American consumers will soon be able to discern whether or not foods contain genetically-modified ingredients. The USDA’s so-called ‘National Bioengineered Food Disclosure Standard’ will be required for foods that have been altered in a way that doesn’t occur naturally. The mandatory compliance date is January 1st, 2022.
While this does sound like great news, there are some major drawbacks. The new guidelines use the uncommon term “bioengineered” instead of “genetically-modified” or “GMO.” The guidelines also allow the disclosure of bioengineered (or B.E.) ingredients in several formats: as text, a symbol, a phone number (that consumers can call for more info), or a digital link printed on the packaging. Companies are allowed to use a QR code that asks consumers to “scan here for more food information.” Scanning the QR code will bring consumers to a website where the GMO disclosure can be found.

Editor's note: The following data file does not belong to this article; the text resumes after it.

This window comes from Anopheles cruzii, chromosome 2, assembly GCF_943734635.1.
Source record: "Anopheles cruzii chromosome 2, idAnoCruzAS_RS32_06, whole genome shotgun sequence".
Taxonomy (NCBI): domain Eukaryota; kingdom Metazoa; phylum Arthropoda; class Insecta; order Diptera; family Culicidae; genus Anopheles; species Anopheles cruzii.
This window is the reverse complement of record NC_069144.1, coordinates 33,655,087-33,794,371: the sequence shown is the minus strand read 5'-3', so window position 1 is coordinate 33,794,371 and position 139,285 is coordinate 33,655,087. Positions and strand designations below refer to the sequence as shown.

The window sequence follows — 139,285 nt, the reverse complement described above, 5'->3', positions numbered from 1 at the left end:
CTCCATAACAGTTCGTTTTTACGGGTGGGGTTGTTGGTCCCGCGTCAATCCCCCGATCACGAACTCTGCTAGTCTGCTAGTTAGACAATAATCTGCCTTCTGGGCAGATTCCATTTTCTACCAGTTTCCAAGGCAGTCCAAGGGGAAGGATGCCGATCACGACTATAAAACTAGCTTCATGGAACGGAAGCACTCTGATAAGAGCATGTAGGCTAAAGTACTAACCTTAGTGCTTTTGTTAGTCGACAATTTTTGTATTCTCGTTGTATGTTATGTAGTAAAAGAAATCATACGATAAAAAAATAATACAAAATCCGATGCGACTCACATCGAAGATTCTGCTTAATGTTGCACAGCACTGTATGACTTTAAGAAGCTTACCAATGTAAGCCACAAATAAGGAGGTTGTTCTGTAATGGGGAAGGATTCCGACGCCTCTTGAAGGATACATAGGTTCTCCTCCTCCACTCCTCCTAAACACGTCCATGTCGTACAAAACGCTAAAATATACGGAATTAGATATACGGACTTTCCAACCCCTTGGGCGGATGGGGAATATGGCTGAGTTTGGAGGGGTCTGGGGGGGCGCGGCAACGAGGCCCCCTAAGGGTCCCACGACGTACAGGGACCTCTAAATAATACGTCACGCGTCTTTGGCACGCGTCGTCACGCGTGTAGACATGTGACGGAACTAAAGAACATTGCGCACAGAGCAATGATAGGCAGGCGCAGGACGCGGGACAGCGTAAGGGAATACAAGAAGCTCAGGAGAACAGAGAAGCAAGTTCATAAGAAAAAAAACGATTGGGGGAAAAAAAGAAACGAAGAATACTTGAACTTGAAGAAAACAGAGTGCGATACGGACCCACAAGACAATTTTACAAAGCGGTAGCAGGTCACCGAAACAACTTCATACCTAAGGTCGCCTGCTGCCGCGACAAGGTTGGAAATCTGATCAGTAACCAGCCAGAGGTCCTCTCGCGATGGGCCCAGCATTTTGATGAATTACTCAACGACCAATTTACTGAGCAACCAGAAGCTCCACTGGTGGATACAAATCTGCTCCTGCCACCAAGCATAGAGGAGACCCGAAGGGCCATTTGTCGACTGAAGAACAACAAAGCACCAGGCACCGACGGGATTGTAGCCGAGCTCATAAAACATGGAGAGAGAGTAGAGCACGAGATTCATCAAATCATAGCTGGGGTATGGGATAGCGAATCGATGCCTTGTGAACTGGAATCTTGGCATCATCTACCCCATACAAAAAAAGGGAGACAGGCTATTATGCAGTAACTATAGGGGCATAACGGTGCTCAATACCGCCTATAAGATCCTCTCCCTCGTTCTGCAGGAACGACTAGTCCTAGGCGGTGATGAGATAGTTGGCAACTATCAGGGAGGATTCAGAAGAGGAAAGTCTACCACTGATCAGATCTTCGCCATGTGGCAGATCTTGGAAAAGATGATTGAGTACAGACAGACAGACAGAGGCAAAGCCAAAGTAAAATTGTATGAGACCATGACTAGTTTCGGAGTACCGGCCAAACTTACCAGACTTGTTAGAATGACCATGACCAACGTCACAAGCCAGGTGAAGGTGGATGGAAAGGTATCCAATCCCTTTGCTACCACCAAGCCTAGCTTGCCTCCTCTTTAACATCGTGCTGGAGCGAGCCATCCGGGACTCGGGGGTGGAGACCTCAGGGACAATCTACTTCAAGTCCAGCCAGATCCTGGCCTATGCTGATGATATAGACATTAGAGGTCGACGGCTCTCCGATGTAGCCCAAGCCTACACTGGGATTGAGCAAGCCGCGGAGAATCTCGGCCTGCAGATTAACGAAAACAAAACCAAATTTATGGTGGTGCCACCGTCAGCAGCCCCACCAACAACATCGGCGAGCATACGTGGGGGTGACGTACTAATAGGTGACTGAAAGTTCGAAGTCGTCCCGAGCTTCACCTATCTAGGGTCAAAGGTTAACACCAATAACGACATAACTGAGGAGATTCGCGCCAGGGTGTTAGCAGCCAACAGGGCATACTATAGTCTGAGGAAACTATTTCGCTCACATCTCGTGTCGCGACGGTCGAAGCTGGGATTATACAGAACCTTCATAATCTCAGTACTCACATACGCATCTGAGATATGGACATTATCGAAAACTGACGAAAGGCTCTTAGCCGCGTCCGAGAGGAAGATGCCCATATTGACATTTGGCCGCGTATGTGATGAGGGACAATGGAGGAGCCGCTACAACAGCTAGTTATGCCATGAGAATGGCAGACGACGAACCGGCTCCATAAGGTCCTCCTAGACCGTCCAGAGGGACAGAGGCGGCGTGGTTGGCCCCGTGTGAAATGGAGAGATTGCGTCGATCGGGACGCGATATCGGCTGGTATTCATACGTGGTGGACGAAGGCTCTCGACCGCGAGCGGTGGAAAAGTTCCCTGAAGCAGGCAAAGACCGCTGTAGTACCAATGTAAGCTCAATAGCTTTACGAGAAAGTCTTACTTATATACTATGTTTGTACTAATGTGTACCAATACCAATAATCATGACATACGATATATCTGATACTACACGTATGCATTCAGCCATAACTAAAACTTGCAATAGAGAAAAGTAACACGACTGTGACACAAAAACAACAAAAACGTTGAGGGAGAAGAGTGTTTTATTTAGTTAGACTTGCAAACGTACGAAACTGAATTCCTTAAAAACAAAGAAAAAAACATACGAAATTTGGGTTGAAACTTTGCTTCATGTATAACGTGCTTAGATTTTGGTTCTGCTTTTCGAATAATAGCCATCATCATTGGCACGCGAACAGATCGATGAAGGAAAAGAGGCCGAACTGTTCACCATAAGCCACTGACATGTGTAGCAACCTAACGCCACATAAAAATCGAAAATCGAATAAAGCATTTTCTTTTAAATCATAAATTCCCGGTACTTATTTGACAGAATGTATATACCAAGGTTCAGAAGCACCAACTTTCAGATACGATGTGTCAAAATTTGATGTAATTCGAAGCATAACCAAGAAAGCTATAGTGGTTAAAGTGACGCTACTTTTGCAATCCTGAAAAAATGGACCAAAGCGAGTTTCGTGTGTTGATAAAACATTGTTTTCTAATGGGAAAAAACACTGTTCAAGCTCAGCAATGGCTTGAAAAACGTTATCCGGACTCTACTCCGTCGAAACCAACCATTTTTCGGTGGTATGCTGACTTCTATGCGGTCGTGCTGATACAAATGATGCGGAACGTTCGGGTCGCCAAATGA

Advocates of the various labeling options say it’ll make it easier and faster for companies to comply with the new guidelines. But critics worry consumers will find it confusing and restrict access for those without smartphones. They say that companies who elect to use a QR code or phone number should be required to include the word “bioengineered” on their packaging.
Another drawback is that products won’t have to be labeled as ‘bioengineered’ if they’ve been processed to the point where their bioengineered DNA can’t be detected. Examples include refined beet sugar, soybean oil, and high fructose corn syrup.
The fight over the labeling of GMO foods has raged for many years. But this labeling mandate falls short of consumer expectations by hiding the information about GMOs instead of disclosing it. We should expect better.
Photo, posted August 24, 2015, courtesy of Rob Bertholf via Flickr.